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The Link Between Gluten and Eczema

Eczema is a skin condition that can cause itchy and scaly rashes. It affects around 15-30% of children and 2-10% of adults (1). Eczema is mostly genetic but can also occur from certain foods amongst which gluten is the most common culprit.

Gluten is a protein present in certain grains such as wheat, rye, and barley(2).  It is capable of triggering an inflammatory response in a few people. It mostly leads to gastrointestinal symptoms and can also cause skin symptoms.

Gut enzymes find it difficult to break down gluten which remains incompletely digested. These incompletely digested units of gluten also known as gluten peptides travel to the rest of the body from the gut(3). This can trigger an immune response and lead to conditions such as celiac disease, non-celiac gluten sensitivity, and wheat allergy.

The Link Between Gluten and Eczema

The Link Between Gluten and Eczema

There are a few conditions that are linked with gluten intolerance(2):

  • Wheat Allergy: This is an immune response of the body to a specific protein in wheat and leads to symptoms such as nausea and eczema.
  • Celiac Disease: It is an inflammatory autoimmune disease that leads to the damage of the inner lining of the gut on eating gluten. It can lead to anemia, weak bones, skin, and neurological disorders.
  • Non-Celiac Gluten Sensitivity: It is a condition in which a person has symptoms similar to celiac disease and wheat allergy even while not having these conditions.

A study reported 18% of people with non-celiac gluten sensitivity experienced skin conditions such as eczema, rashes, and dermatitis(4).

It is seen that people with eczema are 1.6 times more likely to have celiac disease(5).

Also, people with wheat allergies often experience eczema as a result of eating gluten in wheat(6).

Can Eating Gluten Worsen Eczema?

Eczema is a genetic condition. There is no evidence that gluten can be a cause of eczema. But it is reported by people suffering from eczema that eating gluten worsens their condition(7),  and not just gluten, a person can be sensitive to other foods as well and eating those can cause a flare-up of their skin condition. Therefore one has to actually make out whether its gluten irritating them or something else.

Can Avoiding Gluten Relieve Eczema

Although there is a link between gluten and eczema there are no strong researches proving that stopping gluten can provide relief from eczema.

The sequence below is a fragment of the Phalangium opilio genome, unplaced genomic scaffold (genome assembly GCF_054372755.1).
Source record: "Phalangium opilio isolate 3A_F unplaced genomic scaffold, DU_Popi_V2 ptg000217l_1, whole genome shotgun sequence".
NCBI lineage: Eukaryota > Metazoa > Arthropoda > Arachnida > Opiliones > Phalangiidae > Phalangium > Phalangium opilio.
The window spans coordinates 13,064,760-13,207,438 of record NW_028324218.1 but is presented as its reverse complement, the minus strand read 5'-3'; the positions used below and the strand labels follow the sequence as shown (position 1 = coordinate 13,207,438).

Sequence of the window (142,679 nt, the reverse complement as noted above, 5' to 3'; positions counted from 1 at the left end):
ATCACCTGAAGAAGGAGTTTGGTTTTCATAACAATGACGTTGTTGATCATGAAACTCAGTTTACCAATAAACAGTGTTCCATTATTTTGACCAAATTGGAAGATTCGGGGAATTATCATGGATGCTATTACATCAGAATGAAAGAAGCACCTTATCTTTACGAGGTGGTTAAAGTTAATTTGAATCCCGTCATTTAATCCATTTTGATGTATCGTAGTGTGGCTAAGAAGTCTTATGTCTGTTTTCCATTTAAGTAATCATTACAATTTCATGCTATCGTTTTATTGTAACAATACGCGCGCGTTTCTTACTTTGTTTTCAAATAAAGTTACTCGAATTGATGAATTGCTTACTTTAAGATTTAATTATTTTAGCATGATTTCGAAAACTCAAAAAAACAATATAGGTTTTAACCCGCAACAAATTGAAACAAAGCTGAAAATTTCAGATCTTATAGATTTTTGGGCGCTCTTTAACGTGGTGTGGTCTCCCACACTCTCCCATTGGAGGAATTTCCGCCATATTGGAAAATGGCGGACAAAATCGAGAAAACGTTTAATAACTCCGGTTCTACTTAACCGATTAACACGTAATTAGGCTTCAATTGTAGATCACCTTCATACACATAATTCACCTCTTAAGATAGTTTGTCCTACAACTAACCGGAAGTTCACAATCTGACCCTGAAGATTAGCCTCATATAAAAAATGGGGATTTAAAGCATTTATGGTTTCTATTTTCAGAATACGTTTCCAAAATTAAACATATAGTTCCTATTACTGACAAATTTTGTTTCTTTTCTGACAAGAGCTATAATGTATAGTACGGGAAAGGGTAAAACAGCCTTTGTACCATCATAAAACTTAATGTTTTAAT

It is possible that following a strict gluten-free diet can treat some cases of eczema, both in people with celiac disease and wheat allergy.

A study done on people with eczema showed that more than half of them who had cut gluten in the diet saw improvement in eczema symptoms(7).

Another study found that people following a hypoallergenic diet including free from the gluten had improvement in the eczema symptoms (8).

The drawback is that the above studies had a small sample size and also found the effects in only a few people not all.

More research is needed to understand the relationship between gluten and eczema. Till that time one can try a gluten-free diet to improve their eczema symptoms as it would be doing no harm.

While following a gluten-free diet make sure you don’t fall deficient in essential nutrients. Gluten-free diets are low in fiber and following it can give a tough time making up for fiber intake. Consulting a doctor can always be better while opting for any diet alteration.

People with gluten intolerance can get eczema. Also, those with eczema perceive that consuming gluten is worsening their symptoms. Some people do experience relief in their skin symptoms after cutting down gluten from their diet, but it is not for all. It is best to seek guidance from a doctor or a registered dietician to ensure that whatever you consume meets the nutrient need of the body. After all, nobody wants to acquire other health conditions in the drill of improving one. Also, remember going gluten-free is not an alternative to the normal eczema treatment. Consult a professional for good treatment and better health.

Also Read:

Team PainAssist
Team PainAssist
Written, Edited or Reviewed By: Team PainAssist, Pain Assist Inc. This article does not provide medical advice. See disclaimer
Last Modified On:November 15, 2021

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